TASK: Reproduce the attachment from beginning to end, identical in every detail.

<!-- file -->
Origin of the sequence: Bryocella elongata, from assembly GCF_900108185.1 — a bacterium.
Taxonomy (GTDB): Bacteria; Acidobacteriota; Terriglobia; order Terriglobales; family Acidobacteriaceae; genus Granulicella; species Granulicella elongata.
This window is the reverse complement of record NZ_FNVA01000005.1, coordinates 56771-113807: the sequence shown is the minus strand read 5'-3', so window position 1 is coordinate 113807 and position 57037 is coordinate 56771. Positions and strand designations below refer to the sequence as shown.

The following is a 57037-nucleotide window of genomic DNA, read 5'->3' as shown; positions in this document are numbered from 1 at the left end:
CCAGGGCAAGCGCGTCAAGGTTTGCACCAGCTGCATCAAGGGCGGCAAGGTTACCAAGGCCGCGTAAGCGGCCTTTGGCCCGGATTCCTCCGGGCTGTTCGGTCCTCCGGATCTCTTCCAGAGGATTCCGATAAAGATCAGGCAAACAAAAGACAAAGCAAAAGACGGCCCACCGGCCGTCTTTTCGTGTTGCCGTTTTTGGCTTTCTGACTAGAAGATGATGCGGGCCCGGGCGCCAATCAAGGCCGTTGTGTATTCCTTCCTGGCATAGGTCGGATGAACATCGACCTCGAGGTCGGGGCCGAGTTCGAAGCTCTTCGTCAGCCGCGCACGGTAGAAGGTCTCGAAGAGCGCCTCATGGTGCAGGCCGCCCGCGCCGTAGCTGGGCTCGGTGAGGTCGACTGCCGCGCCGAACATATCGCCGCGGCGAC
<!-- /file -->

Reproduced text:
Origin of the sequence: Bryocella elongata, from assembly GCF_900108185.1 — a bacterium.
Taxonomy (GTDB): Bacteria; Acidobacteriota; Terriglobia; order Terriglobales; family Acidobacteriaceae; genus Granulicella; species Granulicella elongata.
This window is the reverse complement of record NZ_FNVA01000005.1, coordinates 56771-113807: the sequence shown is the minus strand read 5'-3', so window position 1 is coordinate 113807 and position 57037 is coordinate 56771. Positions and strand designations below refer to the sequence as shown.

The following is a 57037-nucleotide window of genomic DNA, read 5'->3' as shown; positions in this document are numbered from 1 at the left end:
CCAGGGCAAGCGCGTCAAGGTTTGCACCAGCTGCATCAAGGGCGGCAAGGTTACCAAGGCCGCGTAAGCGGCCTTTGGCCCGGATTCCTCCGGGCTGTTCGGTCCTCCGGATCTCTTCCAGAGGATTCCGATAAAGATCAGGCAAACAAAAGACAAAGCAAAAGACGGCCCACCGGCCGTCTTTTCGTGTTGCCGTTTTTGGCTTTCTGACTAGAAGATGATGCGGGCCCGGGCGCCAATCAAGGCCGTTGTGTATTCCTTCCTGGCATAGGTCGGATGAACATCGACCTCGAGGTCGGGGCCGAGTTCGAAGCTCTTCGTCAGCCGCGCACGGTAGAAGGTCTCGAAGAGCGCCTCATGGTGCAGGCCGCCCGCGCCGTAGCTGGGCTCGGTGAGGTCGACTGCCGCGCCGAACATATCGCCGCGGCGAC